Acute Infectious (Septic) Arthritis

Posted onApril 17, 2020 in Pain

Acute infectious (septic) arthritis can be a manifestation of sepsis caused by bacteria, fungi or viruses, due to wound, postoperative, birth infection, criminal abortion, or if there is a focus in the internal organs. The disease-causing microorganism can almost always be isolated from intraarticular fluid, tissues and blood. Joint infection is often the result of hematogenous introduction of bacteria from a distant site of infection, less often direct infection penetrates into the joint with injuries, puncture wounds of the feet, acupuncture, repeated injections into the joint, etc.
The main causes of septic arthritis are staphylococcal, streptococcal, gonococcal infections, as well as gram-negative microorganisms (Escherichia coli, Proteus) and others. Acute infectious arthritis can occur against the background of furunculosis, tonsillitis, pneumonia, after cystoscopy, operations on the organs of the abdominal cavity and urogenital system etc. Diabetes mellitus, malignant neoplasms, RA and other diseases, chronic alcoholism predispose to the development of infectious arthritis.
Damage to the joint (in 80% of cases – monoarthritis) develops against the background of other symptoms of sepsis. The knee and hip joints are more often affected, less often – the shoulder, elbow, wrist, ankle.
Typically acute onset of arthritis, with sharp pains, fever, chills. The infected joint is sharply painful, reddened, hot and swollen, contains effusion, mobility and function are severely limited due to pain. In case of a hip joint infection, the pain can radiate to the front of the thigh or knee, and in the case of the sacroiliac joint infection, to the buttocks, lower back or the area of ​​the sciatic nerve. Multiple joint damage with septic arthritis is rare, patients with SLE receiving immunosuppressive drugs are more prone to it.

Arthritis caused by fungi and mycobacteria

Arthritis caused by fungi and mycobacteria , also usually monoarthritis, begins and proceeds more imperceptibly.
When examining synovial fluid, high cytosis (20-104 / ml) is detected with a predominance (up to 90%) of neutrophils. The liquid is cloudy, its viscosity is reduced, the mucin clot is friable. X-ray diffraction of the capsule and edema of the periarticular tissues are noted, epiphyseal osteoporosis, narrowing of the joint gap, subchondral erosion are detected very early, and with inadequate treatment, rapid destruction of the cartilage and bone.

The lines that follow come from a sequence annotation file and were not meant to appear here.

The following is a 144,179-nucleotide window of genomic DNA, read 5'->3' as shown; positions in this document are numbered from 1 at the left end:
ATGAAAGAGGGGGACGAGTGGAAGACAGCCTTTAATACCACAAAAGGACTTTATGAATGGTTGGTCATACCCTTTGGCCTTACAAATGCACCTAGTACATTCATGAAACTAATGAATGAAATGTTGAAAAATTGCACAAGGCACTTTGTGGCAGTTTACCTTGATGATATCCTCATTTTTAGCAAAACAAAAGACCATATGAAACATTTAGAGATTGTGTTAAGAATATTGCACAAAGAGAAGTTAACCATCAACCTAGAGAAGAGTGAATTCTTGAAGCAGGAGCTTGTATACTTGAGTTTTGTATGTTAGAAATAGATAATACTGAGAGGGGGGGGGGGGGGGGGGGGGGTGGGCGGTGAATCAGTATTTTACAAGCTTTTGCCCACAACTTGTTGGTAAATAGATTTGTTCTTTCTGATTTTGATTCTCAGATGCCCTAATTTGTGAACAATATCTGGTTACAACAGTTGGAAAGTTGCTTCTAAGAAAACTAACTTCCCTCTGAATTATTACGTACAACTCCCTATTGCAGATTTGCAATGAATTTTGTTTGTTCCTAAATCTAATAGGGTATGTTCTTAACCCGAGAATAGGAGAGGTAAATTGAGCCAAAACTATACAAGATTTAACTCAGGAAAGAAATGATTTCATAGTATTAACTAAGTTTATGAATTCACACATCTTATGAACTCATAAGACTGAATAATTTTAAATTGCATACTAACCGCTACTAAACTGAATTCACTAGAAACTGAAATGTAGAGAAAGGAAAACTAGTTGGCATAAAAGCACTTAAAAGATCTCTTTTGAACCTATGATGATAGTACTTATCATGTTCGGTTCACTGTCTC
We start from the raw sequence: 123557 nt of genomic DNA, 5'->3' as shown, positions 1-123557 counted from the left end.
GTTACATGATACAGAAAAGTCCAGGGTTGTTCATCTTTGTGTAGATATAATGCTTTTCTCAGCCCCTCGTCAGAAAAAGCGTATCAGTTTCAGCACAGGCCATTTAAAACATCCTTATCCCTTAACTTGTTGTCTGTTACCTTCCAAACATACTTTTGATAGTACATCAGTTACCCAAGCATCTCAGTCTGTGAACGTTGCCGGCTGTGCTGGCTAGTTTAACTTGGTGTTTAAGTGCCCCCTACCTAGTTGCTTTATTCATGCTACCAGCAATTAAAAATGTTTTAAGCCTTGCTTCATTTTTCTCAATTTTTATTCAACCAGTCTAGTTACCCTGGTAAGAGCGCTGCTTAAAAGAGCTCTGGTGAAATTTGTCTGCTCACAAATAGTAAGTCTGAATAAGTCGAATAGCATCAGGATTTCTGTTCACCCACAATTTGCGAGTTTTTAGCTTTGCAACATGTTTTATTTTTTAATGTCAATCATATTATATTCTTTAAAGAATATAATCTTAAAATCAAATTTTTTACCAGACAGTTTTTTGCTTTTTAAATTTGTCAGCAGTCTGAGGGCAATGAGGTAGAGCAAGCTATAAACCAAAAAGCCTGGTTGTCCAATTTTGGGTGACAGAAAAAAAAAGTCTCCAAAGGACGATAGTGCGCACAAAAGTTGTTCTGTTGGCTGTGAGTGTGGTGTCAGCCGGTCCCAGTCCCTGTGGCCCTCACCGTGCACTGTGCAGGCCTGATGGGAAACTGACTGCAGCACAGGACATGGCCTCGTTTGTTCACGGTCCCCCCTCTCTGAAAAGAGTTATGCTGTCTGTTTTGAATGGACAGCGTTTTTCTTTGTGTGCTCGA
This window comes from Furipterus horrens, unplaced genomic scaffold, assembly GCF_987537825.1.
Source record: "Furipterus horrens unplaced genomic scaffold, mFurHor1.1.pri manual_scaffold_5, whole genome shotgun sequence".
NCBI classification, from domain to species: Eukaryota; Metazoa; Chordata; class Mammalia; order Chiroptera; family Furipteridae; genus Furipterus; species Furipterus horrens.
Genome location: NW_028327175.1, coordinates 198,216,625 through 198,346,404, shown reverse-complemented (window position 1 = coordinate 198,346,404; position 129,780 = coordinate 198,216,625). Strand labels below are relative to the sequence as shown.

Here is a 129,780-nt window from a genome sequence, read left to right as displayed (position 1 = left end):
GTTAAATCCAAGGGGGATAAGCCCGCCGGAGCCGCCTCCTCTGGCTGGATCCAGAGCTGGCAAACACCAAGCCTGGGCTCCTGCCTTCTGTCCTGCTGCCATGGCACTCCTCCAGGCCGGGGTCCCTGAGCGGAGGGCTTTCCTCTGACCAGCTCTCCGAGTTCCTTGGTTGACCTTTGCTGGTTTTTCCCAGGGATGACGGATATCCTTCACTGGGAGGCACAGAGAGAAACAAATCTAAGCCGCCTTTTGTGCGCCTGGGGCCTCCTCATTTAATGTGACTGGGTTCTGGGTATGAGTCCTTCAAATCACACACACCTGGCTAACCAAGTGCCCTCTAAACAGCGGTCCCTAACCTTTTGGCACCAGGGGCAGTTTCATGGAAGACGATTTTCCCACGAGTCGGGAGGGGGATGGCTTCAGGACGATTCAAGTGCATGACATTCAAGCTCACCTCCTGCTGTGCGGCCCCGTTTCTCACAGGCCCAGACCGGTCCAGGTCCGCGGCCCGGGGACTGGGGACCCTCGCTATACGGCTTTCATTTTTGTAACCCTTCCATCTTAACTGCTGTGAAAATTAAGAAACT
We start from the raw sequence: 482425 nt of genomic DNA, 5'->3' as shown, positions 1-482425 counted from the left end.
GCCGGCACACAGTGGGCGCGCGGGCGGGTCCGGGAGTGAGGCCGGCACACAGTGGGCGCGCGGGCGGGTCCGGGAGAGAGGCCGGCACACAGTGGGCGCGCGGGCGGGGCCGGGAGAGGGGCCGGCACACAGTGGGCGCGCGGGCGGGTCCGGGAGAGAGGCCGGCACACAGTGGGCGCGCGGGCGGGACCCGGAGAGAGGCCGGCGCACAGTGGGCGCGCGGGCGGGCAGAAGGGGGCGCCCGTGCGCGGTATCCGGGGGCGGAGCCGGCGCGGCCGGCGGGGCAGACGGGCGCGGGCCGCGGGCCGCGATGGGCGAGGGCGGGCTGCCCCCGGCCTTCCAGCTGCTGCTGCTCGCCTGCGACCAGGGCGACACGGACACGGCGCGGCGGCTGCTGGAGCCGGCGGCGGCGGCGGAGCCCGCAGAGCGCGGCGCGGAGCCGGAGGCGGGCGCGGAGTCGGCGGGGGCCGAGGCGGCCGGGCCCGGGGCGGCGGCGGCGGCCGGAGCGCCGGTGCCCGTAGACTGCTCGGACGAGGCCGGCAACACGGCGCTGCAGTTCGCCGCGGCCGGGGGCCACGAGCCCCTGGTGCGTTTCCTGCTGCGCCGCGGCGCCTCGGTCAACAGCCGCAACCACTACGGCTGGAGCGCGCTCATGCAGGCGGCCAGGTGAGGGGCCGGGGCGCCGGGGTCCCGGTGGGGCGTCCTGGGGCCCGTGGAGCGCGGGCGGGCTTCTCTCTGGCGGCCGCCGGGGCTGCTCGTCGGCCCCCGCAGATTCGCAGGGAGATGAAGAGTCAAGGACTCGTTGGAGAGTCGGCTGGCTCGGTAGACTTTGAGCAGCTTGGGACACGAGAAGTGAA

The outcome of the disease may be secondary deforming osteoarthrosis or bone ankylosis of the joint.
The possibility of an infectious etiology of arthritis should be assumed in all cases of acute mono- and oligoarthritis. The diagnosis is confirmed by examining synovial fluid – viewing smears stained by Gram, isolating the culture of microorganisms.
With septic arthritis, antimicrobials are used and adequate joint cavity drainage is performed. The sooner treatment is started, the more likely it is to maintain joint function, therefore antibiotic therapy is started until the results of inoculation of synovial fluid are obtained. After identification of the pathogen, treatment may be revised if necessary. Antibiotics that easily penetrate the joint from the blood are administered parenterally. Intra-articular administration of antibiotics is not necessary and may cause irritation of the synovial membrane. For streptococcal and staphylococcal infections, penicillin is used at 250 000 units / kg per day, on average for adults 12–20 million units intravenously, distributing the dose for 4 administrations, or 60–100 mg / kg zeporin per day in 2–3 doses. Treatment is carried out for 3-6 weeks.